Process API Solution

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Description

In today’s lab, we are going to explore the process API to get familiar with launching processes from within our program. Provided in this lab are several code examples showcasing several ways to launch and control processses.

 

# Part 1 – fork

 

Remember that when we use fork(), we are creating a child processes that is identical to the parent process. The child process gets a copy of everything that the parent had, but the memory is distinct, such that modificiations in either the parent or child do not effect each other.

 

Let us go ahead and try a simple example with fork.

 

example1.c

 

The following program is our version of a “hello world” to the fork command.

 

“`c

#include <stdio.h>

#include <sys/types.h> // Includes some new data types (e.g. pid_t)

#include <unistd.h> // This is a new library that includes various unix system calls.

 

int main(){

 

pid_t pid;

int x = 1;

 

pid = fork();

 

if(pid==0){

printf(“child: x=%d\n”,++x);

return 0;

}

 

// Parent

printf(“parent: x=%d\n”, –x);

 

return 0;

}

 

“`

 

* Save and compile the code: `gcc example1.c -o example1`

* **Before running:** Predict with your partner what the result will be.

* Run the following program with: `./example1`

 

Let’s try another example this time:

 

example2.c

 

“`c

#include <stdio.h>

#include <stdlib.h>

#include <sys/types.h>

#include <unistd.h>

 

int main(){

 

pid_t pid;

int x = 1;

 

pid = fork();

 

if(pid==0){

printf(“Terminating Child, PID= x=%d\n”,getpid());

exit(0);

}else{

// Run the parent

printf(“Running parent forever(pretend I am a server): pid=%d\n”,getpid());

while(1){

}

}

 

return 0;

}

“`

 

* Save and compile the code: `gcc example2.c -o example2`

* Run the following program: `./example2 &`

* **Discuss with your partner** What happens when you compile and run this code?

* (Run with `./example2 &` the ampersand returns control back to shell.

 

Type `ps` into the terminal. You will notice that one of the processes is labeled <defunct>, and that id will actually match our childs pid. What happened here, is that we have not reclaimed (or reaped) our children. Our child is said to be a zombie process, in that it is occupying and using resources, but not doing any useful work.

 

Let us get rid of our processes now. Type `kill somenumber` where somenumber is the pid (process id) of your parent and child process (Note: that killing the parent process should kill the child process as well. See the [kill](http://man7.org/linux/man-pages/man2/kill.2.html) system call.).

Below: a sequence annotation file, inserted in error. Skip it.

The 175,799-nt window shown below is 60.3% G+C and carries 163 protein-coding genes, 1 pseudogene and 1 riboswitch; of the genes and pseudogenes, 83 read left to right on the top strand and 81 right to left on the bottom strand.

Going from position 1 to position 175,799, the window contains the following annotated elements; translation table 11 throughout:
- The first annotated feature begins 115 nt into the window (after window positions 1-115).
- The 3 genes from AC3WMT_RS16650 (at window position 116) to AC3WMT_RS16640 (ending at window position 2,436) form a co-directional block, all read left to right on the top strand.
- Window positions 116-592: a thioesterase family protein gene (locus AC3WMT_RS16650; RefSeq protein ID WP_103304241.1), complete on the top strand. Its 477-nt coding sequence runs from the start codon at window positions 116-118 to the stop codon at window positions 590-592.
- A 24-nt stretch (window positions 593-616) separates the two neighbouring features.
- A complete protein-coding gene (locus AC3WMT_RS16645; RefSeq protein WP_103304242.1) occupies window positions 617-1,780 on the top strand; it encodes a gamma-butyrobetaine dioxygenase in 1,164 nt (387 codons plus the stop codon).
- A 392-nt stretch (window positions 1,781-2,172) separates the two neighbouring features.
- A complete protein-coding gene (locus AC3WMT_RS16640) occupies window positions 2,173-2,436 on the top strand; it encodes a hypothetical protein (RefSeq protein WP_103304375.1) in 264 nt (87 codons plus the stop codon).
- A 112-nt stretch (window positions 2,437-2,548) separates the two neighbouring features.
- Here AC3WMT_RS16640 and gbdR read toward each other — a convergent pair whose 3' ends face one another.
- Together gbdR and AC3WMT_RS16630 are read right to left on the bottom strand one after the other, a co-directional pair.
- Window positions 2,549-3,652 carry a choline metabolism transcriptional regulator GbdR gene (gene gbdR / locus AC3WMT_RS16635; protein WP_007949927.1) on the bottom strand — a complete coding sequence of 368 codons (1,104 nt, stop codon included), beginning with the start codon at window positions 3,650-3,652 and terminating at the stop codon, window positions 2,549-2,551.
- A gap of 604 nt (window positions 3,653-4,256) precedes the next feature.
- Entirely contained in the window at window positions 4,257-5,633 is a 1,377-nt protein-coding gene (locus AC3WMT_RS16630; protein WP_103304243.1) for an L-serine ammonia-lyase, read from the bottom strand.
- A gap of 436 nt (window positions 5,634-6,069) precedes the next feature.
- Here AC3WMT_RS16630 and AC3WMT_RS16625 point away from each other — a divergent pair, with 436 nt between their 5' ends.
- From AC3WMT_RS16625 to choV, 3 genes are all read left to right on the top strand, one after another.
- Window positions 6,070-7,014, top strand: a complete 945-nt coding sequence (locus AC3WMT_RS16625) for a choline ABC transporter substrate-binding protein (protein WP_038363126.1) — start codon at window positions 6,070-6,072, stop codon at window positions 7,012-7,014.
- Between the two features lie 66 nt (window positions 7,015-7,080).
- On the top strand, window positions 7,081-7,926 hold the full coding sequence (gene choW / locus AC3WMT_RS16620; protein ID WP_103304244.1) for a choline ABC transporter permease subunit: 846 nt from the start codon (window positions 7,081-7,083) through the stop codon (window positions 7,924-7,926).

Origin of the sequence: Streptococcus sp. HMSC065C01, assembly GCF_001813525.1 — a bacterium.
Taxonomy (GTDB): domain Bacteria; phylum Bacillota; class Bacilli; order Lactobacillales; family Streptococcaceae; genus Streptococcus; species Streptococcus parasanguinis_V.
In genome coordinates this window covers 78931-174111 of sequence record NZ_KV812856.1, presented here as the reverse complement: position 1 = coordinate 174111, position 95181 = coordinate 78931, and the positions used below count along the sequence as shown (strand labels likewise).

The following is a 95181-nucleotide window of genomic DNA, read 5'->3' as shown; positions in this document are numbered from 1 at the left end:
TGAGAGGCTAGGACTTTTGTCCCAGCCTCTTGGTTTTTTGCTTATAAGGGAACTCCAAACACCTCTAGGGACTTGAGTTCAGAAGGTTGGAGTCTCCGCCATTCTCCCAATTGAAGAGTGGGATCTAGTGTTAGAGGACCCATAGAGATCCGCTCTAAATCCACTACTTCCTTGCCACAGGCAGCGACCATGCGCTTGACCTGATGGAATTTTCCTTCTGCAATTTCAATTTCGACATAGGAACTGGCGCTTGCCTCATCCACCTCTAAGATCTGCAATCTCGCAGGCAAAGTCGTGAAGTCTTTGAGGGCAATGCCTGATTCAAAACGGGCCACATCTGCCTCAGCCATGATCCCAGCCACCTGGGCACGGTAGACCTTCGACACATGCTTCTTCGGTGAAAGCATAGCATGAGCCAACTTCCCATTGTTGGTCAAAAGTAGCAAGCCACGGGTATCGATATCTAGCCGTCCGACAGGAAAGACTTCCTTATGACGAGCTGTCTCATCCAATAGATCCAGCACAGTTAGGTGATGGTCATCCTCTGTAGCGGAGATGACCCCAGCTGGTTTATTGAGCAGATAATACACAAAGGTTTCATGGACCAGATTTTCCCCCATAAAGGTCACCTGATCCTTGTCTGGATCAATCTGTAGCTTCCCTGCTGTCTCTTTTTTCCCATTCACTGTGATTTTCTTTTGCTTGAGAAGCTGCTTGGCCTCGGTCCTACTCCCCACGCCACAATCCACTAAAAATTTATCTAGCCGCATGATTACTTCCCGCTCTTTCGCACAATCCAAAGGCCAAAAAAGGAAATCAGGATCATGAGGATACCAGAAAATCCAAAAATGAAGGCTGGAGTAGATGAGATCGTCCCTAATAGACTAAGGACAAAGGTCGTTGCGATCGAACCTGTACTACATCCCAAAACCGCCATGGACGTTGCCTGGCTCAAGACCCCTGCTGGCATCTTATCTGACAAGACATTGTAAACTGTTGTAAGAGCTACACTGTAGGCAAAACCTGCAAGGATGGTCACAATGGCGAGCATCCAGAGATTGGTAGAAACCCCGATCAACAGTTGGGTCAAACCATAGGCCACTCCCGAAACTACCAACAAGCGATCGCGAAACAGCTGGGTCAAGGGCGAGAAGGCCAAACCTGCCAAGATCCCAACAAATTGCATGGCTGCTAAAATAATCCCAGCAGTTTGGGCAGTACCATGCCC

Now what if we flip the scenario where our child runs forever?

 

example3.c

 

“`c

#include <stdio.h>

#include <stdlib.h>

#include <sys/types.h>

#include <unistd.h>

 

int main(){

 

pid_t pid;

int x = 1;

 

pid = fork();

 

if(pid==0){

printf(“Running child forever now pid=%d\n”,getpid());

while(1){

}

}else{

// Run the parrent

printf(“Terminating parent pid=%d\n”,getpid());

exit(0);

}

 

return 0;

}

“`

 

* Save and compile the code: `gcc example3.c -o example3`

* Run the following program: `./example3 &`

 

We will have the same problem, and we need to run the `ps` command again(to see which processes are running), and then the `kill some_pid_number` command.

 

Synchronization

 

There is a problem we have seen in the previous example where we did not properly enforce the order in which each process executed. So what is one potential solution to fix this problem?

 

The answer is to use a synchronization function called `wait`. `int wait(int *child_status)` will make the parent wait to execute after one or more child process(es) has finished.

 

example4.c

 

“`c

#include <stdio.h>

#include <stdlib.h>

#include <sys/types.h>

#include <sys/wait.h> // Library with the ‘wait’ system call.

#include <unistd.h>

 

int main(){

 

int child_status;

 

if(fork()==0){

printf(“Child runs!\n”);

exit(0); // and exits properly

}else{

printf(“Hello from parent\n”);

wait(&child_status);

 

// If we want to do something with the child_status here is an example.

// Typically we can wait(NULL), but within our parent we may want

// to capture how the child exited(maybe it exited with some error code).

// e.g. change ‘exit(0)’ to ‘exit(5)’ in the block of code executed by

// the child.

if(WEXITSTATUS(child_status)>=0){

printf(“Child exited with the following child_status %d\n”,WEXITSTATUS(child_status));

}

printf(“Child always is terminated by this point–parent resuming\n”);

}

 

printf(“This always prints last\n”);

 

// It is important to note that our parent should always wait for all

// of its child processes to exit before proceeding.